“Stop, he is not a thief. We are trying to get to the gate.” Hadar was still there his voice shrill and scared. I wanted to tell him to run and hide lest they turn on him next. How was the boy to find a safe spot? Was anywhere safe?
“To the gate? A beggar then!”
“Come on, beggar, are you hungry? Here’s some fruit for you,” something wet splatted on my head, the juice running down into my ear. The smell of overripe melon washed over me. More rotting fruit and bits of spoiled meat rained down. Anguish and humiliation like I had never known raged through me.

coverRead the rest of Bartimaeus’ story in Now I See, an e-short sold on Amazon. http://www.amazon.com/dp/B00O4CWK3U  This story is free to download until Tues. Oct 7 after that it is still a bargain at $0.99. check out my other e-shorts The Gift of Her Son and In His Right Mind.

Holding On

When you reach the end of your rope tie a knot and hold on.

Have you ever heard that? I remember seeing it on a poster when I was a teen and it stuck with me through the years. Back then the end of my rope dangled over the cliffs of rope's endhomework and tests with the jagged rocks of failure waiting below. Somehow I always managed to get back on track and avoid that dreaded fall. Again and again I was brought back from the brink by my faith in God and my family. Their support and encouragement kept me going.

Now, decades later the memory of that poster has come back to haunt me. No longer in danger of failing the tests of high school, now I battle endless bills and housework. I strive to provide my husband and kids with a home that is happy and healthy -although I seldom offer one that is clean and tidy.  I make sure there are clean dishes and clean clothes if not clean floors and tables. I am not a great housekeeper, as anyone who has been in my home can see.

I am a good wife and mother. I am a listening ear for my husband after a stressful day at work, I am my kids cheerleader and drill Sergent depending on what is needed. I help with homework and dreaming alike.

But there are days when I feel that not only have I reached the end of my rope, but it is fraying and thin. I tie that knot and hold on. Digging my nails deep into the coarse fibers, straining with everything I have left to hold on. Because now failure isn’t just about me and my future, failing now would cut deep into the ropes that hold my kids and my husband above their abyss. We are a family and what affects one will affect another.

Sounds good, right? The benevolent mother sacrificing for her family because she is the glue that holds it all together . . . except my glue is weak and ineffective. There is no way I can save those I love the most. I am not strong enough. I am not able to battle my own depression. Not to mention my families trials and struggles. I can’t.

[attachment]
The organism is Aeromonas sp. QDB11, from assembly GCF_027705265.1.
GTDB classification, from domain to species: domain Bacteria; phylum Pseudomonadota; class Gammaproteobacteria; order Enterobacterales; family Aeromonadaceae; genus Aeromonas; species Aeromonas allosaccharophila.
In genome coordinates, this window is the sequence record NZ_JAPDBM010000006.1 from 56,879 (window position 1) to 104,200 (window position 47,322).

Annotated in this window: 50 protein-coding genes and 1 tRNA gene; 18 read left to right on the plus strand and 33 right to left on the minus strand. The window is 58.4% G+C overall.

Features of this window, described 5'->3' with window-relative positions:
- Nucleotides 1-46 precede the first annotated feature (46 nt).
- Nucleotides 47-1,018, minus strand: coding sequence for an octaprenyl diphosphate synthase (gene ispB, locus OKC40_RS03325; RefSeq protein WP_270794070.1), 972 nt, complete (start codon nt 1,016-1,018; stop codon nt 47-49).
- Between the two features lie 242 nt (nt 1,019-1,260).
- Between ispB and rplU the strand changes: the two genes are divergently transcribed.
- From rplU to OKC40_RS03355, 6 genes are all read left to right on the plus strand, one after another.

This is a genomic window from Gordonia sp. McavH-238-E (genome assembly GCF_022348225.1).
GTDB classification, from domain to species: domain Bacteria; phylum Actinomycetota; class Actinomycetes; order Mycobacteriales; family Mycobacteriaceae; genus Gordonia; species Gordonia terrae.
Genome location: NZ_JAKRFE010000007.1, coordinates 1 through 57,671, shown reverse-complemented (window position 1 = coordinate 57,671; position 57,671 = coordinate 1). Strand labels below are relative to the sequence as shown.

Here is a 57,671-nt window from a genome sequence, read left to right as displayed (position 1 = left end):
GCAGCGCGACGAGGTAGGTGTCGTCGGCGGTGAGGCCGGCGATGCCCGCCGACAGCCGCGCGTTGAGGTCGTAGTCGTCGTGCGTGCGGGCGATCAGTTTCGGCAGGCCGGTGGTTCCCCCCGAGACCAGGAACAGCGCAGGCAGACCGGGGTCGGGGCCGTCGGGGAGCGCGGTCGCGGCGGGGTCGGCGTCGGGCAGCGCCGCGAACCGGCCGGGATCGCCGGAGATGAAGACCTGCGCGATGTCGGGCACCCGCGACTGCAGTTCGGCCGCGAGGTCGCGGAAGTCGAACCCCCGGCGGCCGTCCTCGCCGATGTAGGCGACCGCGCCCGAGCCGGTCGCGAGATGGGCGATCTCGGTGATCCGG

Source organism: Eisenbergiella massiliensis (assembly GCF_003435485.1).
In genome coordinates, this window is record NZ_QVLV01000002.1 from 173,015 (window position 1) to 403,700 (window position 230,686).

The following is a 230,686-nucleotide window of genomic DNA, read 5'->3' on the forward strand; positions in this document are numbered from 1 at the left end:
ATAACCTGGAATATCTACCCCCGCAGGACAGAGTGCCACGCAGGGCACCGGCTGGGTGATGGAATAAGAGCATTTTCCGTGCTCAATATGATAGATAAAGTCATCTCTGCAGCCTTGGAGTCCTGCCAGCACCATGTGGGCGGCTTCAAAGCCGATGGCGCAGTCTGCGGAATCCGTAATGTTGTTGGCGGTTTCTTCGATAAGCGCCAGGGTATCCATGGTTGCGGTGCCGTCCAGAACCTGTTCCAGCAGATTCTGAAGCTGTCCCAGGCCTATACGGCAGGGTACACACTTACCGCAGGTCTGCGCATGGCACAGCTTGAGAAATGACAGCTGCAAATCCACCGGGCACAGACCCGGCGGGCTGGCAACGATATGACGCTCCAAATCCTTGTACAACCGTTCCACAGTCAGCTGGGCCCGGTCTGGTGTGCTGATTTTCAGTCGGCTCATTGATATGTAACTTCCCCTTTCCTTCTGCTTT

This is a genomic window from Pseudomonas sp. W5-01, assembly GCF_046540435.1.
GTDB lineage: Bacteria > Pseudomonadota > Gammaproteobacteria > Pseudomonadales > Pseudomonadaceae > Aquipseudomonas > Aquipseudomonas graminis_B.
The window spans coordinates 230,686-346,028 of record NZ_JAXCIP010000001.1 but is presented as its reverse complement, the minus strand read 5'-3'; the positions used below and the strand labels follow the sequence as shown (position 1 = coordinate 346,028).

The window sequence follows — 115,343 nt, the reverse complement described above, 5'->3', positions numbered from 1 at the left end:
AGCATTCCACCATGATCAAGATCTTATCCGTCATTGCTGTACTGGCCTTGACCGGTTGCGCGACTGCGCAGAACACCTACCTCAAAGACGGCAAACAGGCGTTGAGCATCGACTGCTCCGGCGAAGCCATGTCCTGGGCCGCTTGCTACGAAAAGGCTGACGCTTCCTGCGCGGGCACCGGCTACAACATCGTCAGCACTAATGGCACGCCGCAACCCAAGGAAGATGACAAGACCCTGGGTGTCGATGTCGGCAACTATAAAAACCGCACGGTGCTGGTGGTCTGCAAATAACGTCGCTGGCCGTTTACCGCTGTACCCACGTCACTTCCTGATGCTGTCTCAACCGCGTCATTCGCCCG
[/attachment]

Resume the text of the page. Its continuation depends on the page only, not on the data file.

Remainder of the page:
That is hard for me to admit. I have always been proud of my strength. Strength of will, strength of character, strength of spirit. Even now when I can admit it, say it, share it with those who read this post . . . inside, I am still trying to do it alone even though I know I can’t.

So what is a mom to do? I can’t save my kids. I can’t save my husband. Heck, I can’t even save myself.

The knot at the end of my rope is slipping. Soon there will be nothing between me and the abyss.

But wait, there is Something, Someone who is helping. The knot on my rope is retying. A big strong knot. In fact, it is a platform; a strong and steady place for me to catch my breath and climb back to level ground.

Because Kate  loves me, says the Lord, I will rescue her; I will protect her, for she acknowledges my name. Psalm. 91:14 (paraphrase)

And there it is. Only God can do it. Over and over He has proven His faithfulness to me. He knows my weakness, even better than I do, and has always been there to save me from myself. When the depression rises up and despair sucks the joy and hope from my life, God is always there to remind me of His grace in the little things. Slowly, slowly I am learning to trust. Inch by inch I am learning to loosen my grip. When it becomes too much and I cling tight to my rope again, fearing that yawning gap waiting to swallow me, I am not alone. God puts his arms around me and whispers comfort in my ear, just like I did when a little one woke with a nightmare, I held them close and whispers prayers and songs of comfort.